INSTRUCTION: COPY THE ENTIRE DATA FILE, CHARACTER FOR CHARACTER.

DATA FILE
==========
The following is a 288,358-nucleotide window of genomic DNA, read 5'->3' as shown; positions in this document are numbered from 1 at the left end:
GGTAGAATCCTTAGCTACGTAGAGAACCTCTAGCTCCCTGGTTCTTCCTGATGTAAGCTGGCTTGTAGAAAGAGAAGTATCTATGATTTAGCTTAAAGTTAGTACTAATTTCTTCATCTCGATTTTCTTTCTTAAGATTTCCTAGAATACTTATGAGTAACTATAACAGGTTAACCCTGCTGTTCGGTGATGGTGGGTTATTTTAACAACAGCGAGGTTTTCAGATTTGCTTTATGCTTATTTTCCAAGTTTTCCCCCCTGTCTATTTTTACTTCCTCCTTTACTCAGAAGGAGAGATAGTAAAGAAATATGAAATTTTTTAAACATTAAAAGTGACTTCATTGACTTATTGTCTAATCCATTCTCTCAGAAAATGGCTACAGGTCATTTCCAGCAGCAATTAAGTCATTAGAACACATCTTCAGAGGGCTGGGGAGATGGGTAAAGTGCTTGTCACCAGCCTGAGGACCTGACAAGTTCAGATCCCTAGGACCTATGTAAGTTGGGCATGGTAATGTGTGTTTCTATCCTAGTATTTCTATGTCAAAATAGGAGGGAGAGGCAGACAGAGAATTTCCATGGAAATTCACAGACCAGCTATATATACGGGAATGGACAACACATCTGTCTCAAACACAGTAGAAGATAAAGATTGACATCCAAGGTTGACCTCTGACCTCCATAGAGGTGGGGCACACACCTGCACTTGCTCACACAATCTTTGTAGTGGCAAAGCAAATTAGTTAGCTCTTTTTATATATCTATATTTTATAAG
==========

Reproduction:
The following is a 288,358-nucleotide window of genomic DNA, read 5'->3' as shown; positions in this document are numbered from 1 at the left end:
GGTAGAATCCTTAGCTACGTAGAGAACCTCTAGCTCCCTGGTTCTTCCTGATGTAAGCTGGCTTGTAGAAAGAGAAGTATCTATGATTTAGCTTAAAGTTAGTACTAATTTCTTCATCTCGATTTTCTTTCTTAAGATTTCCTAGAATACTTATGAGTAACTATAACAGGTTAACCCTGCTGTTCGGTGATGGTGGGTTATTTTAACAACAGCGAGGTTTTCAGATTTGCTTTATGCTTATTTTCCAAGTTTTCCCCCCTGTCTATTTTTACTTCCTCCTTTACTCAGAAGGAGAGATAGTAAAGAAATATGAAATTTTTTAAACATTAAAAGTGACTTCATTGACTTATTGTCTAATCCATTCTCTCAGAAAATGGCTACAGGTCATTTCCAGCAGCAATTAAGTCATTAGAACACATCTTCAGAGGGCTGGGGAGATGGGTAAAGTGCTTGTCACCAGCCTGAGGACCTGACAAGTTCAGATCCCTAGGACCTATGTAAGTTGGGCATGGTAATGTGTGTTTCTATCCTAGTATTTCTATGTCAAAATAGGAGGGAGAGGCAGACAGAGAATTTCCATGGAAATTCACAGACCAGCTATATATACGGGAATGGACAACACATCTGTCTCAAACACAGTAGAAGATAAAGATTGACATCCAAGGTTGACCTCTGACCTCCATAGAGGTGGGGCACACACCTGCACTTGCTCACACAATCTTTGTAGTGGCAAAGCAAATTAGTTAGCTCTTTTTATATATCTATATTTTATAAG